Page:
Beijing Bans Popular British Rock Band in China
Well known British rock band Oasis had their April concerts in Beijing and Shanghai cancelled by the Chinese Communist Party (CCP) on March 2 after they learned that lead singer and guitarist Noel Gallagher had previously performed at a Tibet benefit concert in 1997.
However, Chinese Foreign Ministry spokesman Qin Gang has claimed that the concerts were cancelled because of economic reasons in the concert organizer’s business operations.
The band however remarked that the Chinese regime deemed them as “unsuitable to perform” for Chinese citizens after learning about Gallagher’s cameo at the 1997 Free Tibet Benefit Concert.
Oasis, one of Britain’s leading rock bands since the early 90’s, has a history of record-breaking album sales and continually sells out concerts. The cancelled Beijing and Shanghai shows would have been the band’s first ever visit to the mainland while they tour to promote their newest album “Dig out Your Soul” released in October 2008. Ticket sales for the shows had exceeded 1 million Yuan in the first eight days alone.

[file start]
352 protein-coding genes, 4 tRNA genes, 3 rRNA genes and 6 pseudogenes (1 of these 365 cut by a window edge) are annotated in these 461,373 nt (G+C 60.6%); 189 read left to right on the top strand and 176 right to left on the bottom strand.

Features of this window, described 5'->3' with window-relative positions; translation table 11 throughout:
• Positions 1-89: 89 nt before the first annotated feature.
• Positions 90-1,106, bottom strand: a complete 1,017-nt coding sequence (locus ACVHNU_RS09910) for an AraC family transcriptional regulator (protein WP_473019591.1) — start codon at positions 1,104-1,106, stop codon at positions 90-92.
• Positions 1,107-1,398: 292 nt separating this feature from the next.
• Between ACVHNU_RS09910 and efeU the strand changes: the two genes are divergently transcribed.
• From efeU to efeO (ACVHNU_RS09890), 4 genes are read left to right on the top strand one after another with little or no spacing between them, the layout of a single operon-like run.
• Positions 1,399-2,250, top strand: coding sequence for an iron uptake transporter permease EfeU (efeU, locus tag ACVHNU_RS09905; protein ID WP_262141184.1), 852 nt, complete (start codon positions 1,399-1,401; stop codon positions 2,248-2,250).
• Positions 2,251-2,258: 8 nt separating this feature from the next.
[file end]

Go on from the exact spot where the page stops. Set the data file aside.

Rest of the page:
U.S. based political commentator, Chen Pokong, remarked that it is an excuse for the Chinese regime to claim the shows were cancelled for economic reasons and that the actual reason is clearly politically motivated.
Chen said that because 2009 is a highly sensitive year for the CCP, the regime has become extremely paranoid and are looking at everything under a magnifying glass. He also said that the CCP’s number one priority right now is to maintain its ruling power and that everything else is secondary, including cultural exchange or financial loss.
Another China expert, Sima Tai, remarked that besides the current economic, political and social crises arising all over China, the CCP is also facing the massive trend of quitting the CCP, and that although they are trying everything to cover it up, the CCP is aware that it’s at the end of the line.
Oasis plans to continue with the rest of the Asia leg of its tour, featuring stops in Japan, Seol and Hong Kong beginning at the end of March as scheduled.
Read original article in Chinese.